The NYT has a 6-page story about the self-storage phenomenon, the effect of which was to make us grateful for the internet because were we to have to physically store these NYT Magazine features we’d be destitute. In any case, its an interesting article. If you’ve ever wondered what people were doing with all the crap they were buying in the last decade — well, a lot of it ended up in storage.
From the NYT:
Across America, from 2000 to 2005, upward of 3,000 self-storage facilities went up every year. Somehow, Americans managed to fill that brand-new empty space. In June, Public Storage, the industry’s largest chain, reported that its 2,100 facilities in 38 states were, on average, still about 91 percent full. It raises a simple question: where was all that stuff before?
“A lot of it just comes down to the great American propensity toward accumulating stuff,” Litton explained. Between 1970 and 2008, real disposable personal income per capita doubled, and by 2008 we were spending nearly all of it – all but 2.7 percent – each year. Meanwhile, the price of much of what we were buying plunged. Even by the early ’90s, American families had, on average, twice as many possessions as they did 25 years earlier. By 2005, according to the Boston College sociologist Juliet B. Schor, the average consumer purchased one new piece of clothing every five and a half days.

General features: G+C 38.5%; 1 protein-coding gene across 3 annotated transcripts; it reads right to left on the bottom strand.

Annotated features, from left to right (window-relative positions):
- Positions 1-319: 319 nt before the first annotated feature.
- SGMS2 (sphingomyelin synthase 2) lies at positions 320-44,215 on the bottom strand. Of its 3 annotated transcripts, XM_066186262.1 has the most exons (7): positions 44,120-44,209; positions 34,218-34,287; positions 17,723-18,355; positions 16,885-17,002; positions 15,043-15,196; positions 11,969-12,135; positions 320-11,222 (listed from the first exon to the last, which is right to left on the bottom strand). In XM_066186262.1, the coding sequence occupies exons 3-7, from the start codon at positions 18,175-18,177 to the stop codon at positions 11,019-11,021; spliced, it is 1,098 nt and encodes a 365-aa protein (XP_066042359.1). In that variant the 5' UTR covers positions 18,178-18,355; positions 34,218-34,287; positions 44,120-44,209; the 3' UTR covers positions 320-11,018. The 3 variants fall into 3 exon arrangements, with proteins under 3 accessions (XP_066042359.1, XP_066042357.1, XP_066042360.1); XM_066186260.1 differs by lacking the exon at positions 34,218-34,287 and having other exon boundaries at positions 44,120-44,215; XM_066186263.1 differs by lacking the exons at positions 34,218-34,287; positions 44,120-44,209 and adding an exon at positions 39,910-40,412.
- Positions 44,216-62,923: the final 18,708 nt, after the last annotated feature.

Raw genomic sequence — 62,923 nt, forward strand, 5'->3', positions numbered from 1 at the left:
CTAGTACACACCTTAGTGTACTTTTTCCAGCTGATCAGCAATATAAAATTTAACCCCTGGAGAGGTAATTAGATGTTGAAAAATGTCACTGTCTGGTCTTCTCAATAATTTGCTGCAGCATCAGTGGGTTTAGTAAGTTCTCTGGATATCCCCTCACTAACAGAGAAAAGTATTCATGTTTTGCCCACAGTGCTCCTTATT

That seems like an awful lot of clothing. Then again, I’m not the “average consumer.” The average consumer is apparently drowning in a sea of their own purchases:
A 2006 U.C.L.A. study found middle-class families in Los Angeles “battling a nearly universal overaccumulation of goods.” Garages were clogged. Toys and outdoor furniture collected in the corners of backyards. “The home-goods storage crisis has reached almost epic proportions,” the authors of the study wrote. A new kind of customer was being propelled, hands full, into self-storage.
You’ve probably assumed that the self-storage business would be booming with all the foreclosures — but the uptick in rentals of large storage units is being obliterated by the retreat of people who were paying to store a bunch of old crap they didn’t really need. So it goes.
If you don’t have the time for the whole article, skip to the end and read about the Vietnam Vet who put his stuff in storage and is camping out while he pays down his debt.
“It’s feeling good,” he said, “and it’s working. That’s the thing: it’s working. Debts are down to almost zippo right now.” We’re rooting for him.